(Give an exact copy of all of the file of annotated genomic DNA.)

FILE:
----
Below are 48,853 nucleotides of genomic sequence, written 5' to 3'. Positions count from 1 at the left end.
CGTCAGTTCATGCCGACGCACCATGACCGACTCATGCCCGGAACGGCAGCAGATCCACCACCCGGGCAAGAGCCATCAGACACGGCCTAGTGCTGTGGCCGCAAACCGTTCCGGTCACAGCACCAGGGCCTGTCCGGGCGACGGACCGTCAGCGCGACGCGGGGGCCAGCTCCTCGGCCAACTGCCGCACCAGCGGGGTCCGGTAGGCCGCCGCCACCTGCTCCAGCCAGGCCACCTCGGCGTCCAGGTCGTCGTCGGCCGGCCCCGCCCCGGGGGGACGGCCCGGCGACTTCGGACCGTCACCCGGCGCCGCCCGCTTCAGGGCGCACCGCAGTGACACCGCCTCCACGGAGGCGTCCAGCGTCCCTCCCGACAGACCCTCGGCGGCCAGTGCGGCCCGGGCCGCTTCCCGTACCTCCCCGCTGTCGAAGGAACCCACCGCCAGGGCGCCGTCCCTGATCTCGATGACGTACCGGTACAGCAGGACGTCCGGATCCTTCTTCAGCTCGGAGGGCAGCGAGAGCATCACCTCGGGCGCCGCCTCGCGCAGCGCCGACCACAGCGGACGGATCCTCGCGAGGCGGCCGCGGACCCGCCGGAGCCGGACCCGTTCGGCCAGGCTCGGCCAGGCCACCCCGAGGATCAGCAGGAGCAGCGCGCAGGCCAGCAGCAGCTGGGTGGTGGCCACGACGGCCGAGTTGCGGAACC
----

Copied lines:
Below are 48,853 nucleotides of genomic sequence, written 5' to 3'. Positions count from 1 at the left end.
CGTCAGTTCATGCCGACGCACCATGACCGACTCATGCCCGGAACGGCAGCAGATCCACCACCCGGGCAAGAGCCATCAGACACGGCCTAGTGCTGTGGCCGCAAACCGTTCCGGTCACAGCACCAGGGCCTGTCCGGGCGACGGACCGTCAGCGCGACGCGGGGGCCAGCTCCTCGGCCAACTGCCGCACCAGCGGGGTCCGGTAGGCCGCCGCCACCTGCTCCAGCCAGGCCACCTCGGCGTCCAGGTCGTCGTCGGCCGGCCCCGCCCCGGGGGGACGGCCCGGCGACTTCGGACCGTCACCCGGCGCCGCCCGCTTCAGGGCGCACCGCAGTGACACCGCCTCCACGGAGGCGTCCAGCGTCCCTCCCGACAGACCCTCGGCGGCCAGTGCGGCCCGGGCCGCTTCCCGTACCTCCCCGCTGTCGAAGGAACCCACCGCCAGGGCGCCGTCCCTGATCTCGATGACGTACCGGTACAGCAGGACGTCCGGATCCTTCTTCAGCTCGGAGGGCAGCGAGAGCATCACCTCGGGCGCCGCCTCGCGCAGCGCCGACCACAGCGGACGGATCCTCGCGAGGCGGCCGCGGACCCGCCGGAGCCGGACCCGTTCGGCCAGGCTCGGCCAGGCCACCCCGAGGATCAGCAGGAGCAGCGCGCAGGCCAGCAGCAGCTGGGTGGTGGCCACGACGGCCGAGTTGCGGAACC